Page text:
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Jeff Garrett: Tips for Collecting Twenty Cent Pieces

An important question for most collectors when tackling this series from the 1870s is: Which coins are beyond my reach?


By Jeff Garrett for Numismatic Guaranty Corporation (NGC) ……
Jeff Garrett Among the most short-lived series of United States coins are the Twenty Cent pieces struck from 1875 to 1878. Although the coins were made for a very short time, the series contains several interesting and, in some cases, very rare issues. Collectors usually seek examples of this series for Type collections and, surprisingly, few attempt to assemble a complete set. Usually, serious aficionados collect Twenty Cent pieces by date and mintmark of this Liberty Seated series.

The origins of the series began with the United States Government’s need to absorb the prodigious quantities of silver being mined in the western parts of the country. The discovery of the Comstock Lode in Nevada eventually created pressure on the price of silver in the world markets. One solution was to use the silver for coinage.

Mint Director Henry Linderman worked with politicians of the era to promote legislation for the Twenty Cent coin. One reason stated for the new denomination was to facilitate commerce because of the discontinuation of the half dime. Shoring up the silver market for Western interests was certainly the stronger motivation.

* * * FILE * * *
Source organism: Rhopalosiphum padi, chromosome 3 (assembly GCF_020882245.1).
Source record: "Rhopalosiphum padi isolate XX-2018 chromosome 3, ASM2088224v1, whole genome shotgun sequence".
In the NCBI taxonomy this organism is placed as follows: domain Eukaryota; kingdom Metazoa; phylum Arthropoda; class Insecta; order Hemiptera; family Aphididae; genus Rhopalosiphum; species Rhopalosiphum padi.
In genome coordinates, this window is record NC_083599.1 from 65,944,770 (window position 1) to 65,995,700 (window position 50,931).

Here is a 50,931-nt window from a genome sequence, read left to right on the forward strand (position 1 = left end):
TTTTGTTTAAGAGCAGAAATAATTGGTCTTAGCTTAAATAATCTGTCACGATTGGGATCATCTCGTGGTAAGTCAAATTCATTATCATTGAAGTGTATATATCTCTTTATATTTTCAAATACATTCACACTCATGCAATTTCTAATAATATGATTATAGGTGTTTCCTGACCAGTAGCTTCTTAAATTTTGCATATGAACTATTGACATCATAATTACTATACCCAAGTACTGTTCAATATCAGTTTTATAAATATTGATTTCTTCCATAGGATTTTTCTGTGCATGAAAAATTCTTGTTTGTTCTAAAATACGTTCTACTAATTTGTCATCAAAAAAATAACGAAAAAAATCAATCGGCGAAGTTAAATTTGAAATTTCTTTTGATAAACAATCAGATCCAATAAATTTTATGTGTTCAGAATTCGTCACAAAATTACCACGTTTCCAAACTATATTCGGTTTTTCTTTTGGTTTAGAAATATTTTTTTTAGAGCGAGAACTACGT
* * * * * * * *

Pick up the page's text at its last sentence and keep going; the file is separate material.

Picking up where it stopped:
Liberty Seated coinage, which began in 1836, was designed by Christian Gobrecht. Mint Director Linderman instructed Charles Barber to design the new denomination. In 1875, Charles Barber designed and produced several very interesting pattern Twenty Cent specimens. These are all highly collectible but rarely appear for sale.

One of the most obvious objections to the new design would have been the confusion with the circulating Seated quarters of the time. Why the Mint chose the Liberty Seated design, which closely resembles the Seated quarter design, is vexing. The pattern designs offered by Charles Barber would have at least given the new denomination a fighting chance. Despite the coin having a plain edge, similarities doomed the issue. The Mint made a similar error of judgment with the Susan B. Anthony dollar about 100 years later. That series, too, was short-lived.

Twenty Cent pieces were struck in San Francisco, Carson City, and Philadelphia. The coins range from easily available to extremely rare. The following date-by-date analysis will give readers an idea of each coin’s rarity and collectability.

Business Strike

1875 Philadelphia, Mintage: 38,500

The mintage for the Philadelphia issue is tiny in comparison with its San Francisco counterpart. The issue is available in Circulated grades but is somewhat scarce. Only about 200 to 300 have been graded by NGC in the Circulated grades. Most of the Mint State coins seen are MS 61 to MS 63. Because of its first-of-issue status, several superb examples exist, with the finest being five coins certified by NGC as MS 67. The last NGC MS 67 sold in 2014 for over $22,000. High-grade 1875 Twenty Cent pieces are quite confusing, even for experts. Many are seen with deep, Prooflike surfaces, and it’s very hard to determine the exact status of their production. Proofs of the series are quite different than the later issues.

1875 Carson City, Mintage: 133,290